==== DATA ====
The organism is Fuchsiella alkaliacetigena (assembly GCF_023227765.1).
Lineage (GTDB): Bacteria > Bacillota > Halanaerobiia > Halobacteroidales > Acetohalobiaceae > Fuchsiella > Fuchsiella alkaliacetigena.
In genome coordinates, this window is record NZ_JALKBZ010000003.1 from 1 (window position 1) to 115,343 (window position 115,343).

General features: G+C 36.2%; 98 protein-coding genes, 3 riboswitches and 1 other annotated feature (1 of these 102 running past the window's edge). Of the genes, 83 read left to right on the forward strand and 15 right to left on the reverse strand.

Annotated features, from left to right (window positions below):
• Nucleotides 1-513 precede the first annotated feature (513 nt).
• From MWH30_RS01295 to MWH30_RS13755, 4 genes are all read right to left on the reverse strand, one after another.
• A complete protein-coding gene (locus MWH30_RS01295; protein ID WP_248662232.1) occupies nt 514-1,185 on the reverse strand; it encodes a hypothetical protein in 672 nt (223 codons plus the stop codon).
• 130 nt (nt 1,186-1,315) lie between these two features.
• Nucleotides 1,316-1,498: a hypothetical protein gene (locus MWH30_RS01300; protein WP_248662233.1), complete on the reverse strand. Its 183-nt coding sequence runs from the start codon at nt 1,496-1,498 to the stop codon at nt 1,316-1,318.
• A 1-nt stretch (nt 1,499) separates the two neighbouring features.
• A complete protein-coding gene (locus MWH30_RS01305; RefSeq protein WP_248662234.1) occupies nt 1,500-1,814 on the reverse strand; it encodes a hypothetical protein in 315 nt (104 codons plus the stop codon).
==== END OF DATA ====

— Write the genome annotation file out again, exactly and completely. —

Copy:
The organism is Fuchsiella alkaliacetigena (assembly GCF_023227765.1).
Lineage (GTDB): Bacteria > Bacillota > Halanaerobiia > Halobacteroidales > Acetohalobiaceae > Fuchsiella > Fuchsiella alkaliacetigena.
In genome coordinates, this window is record NZ_JALKBZ010000003.1 from 1 (window position 1) to 115,343 (window position 115,343).

General features: G+C 36.2%; 98 protein-coding genes, 3 riboswitches and 1 other annotated feature (1 of these 102 running past the window's edge). Of the genes, 83 read left to right on the forward strand and 15 right to left on the reverse strand.

Annotated features, from left to right (window positions below):
• Nucleotides 1-513 precede the first annotated feature (513 nt).
• From MWH30_RS01295 to MWH30_RS13755, 4 genes are all read right to left on the reverse strand, one after another.
• A complete protein-coding gene (locus MWH30_RS01295; protein ID WP_248662232.1) occupies nt 514-1,185 on the reverse strand; it encodes a hypothetical protein in 672 nt (223 codons plus the stop codon).
• 130 nt (nt 1,186-1,315) lie between these two features.
• Nucleotides 1,316-1,498: a hypothetical protein gene (locus MWH30_RS01300; protein WP_248662233.1), complete on the reverse strand. Its 183-nt coding sequence runs from the start codon at nt 1,496-1,498 to the stop codon at nt 1,316-1,318.
• A 1-nt stretch (nt 1,499) separates the two neighbouring features.
• A complete protein-coding gene (locus MWH30_RS01305; RefSeq protein WP_248662234.1) occupies nt 1,500-1,814 on the reverse strand; it encodes a hypothetical protein in 315 nt (104 codons plus the stop codon).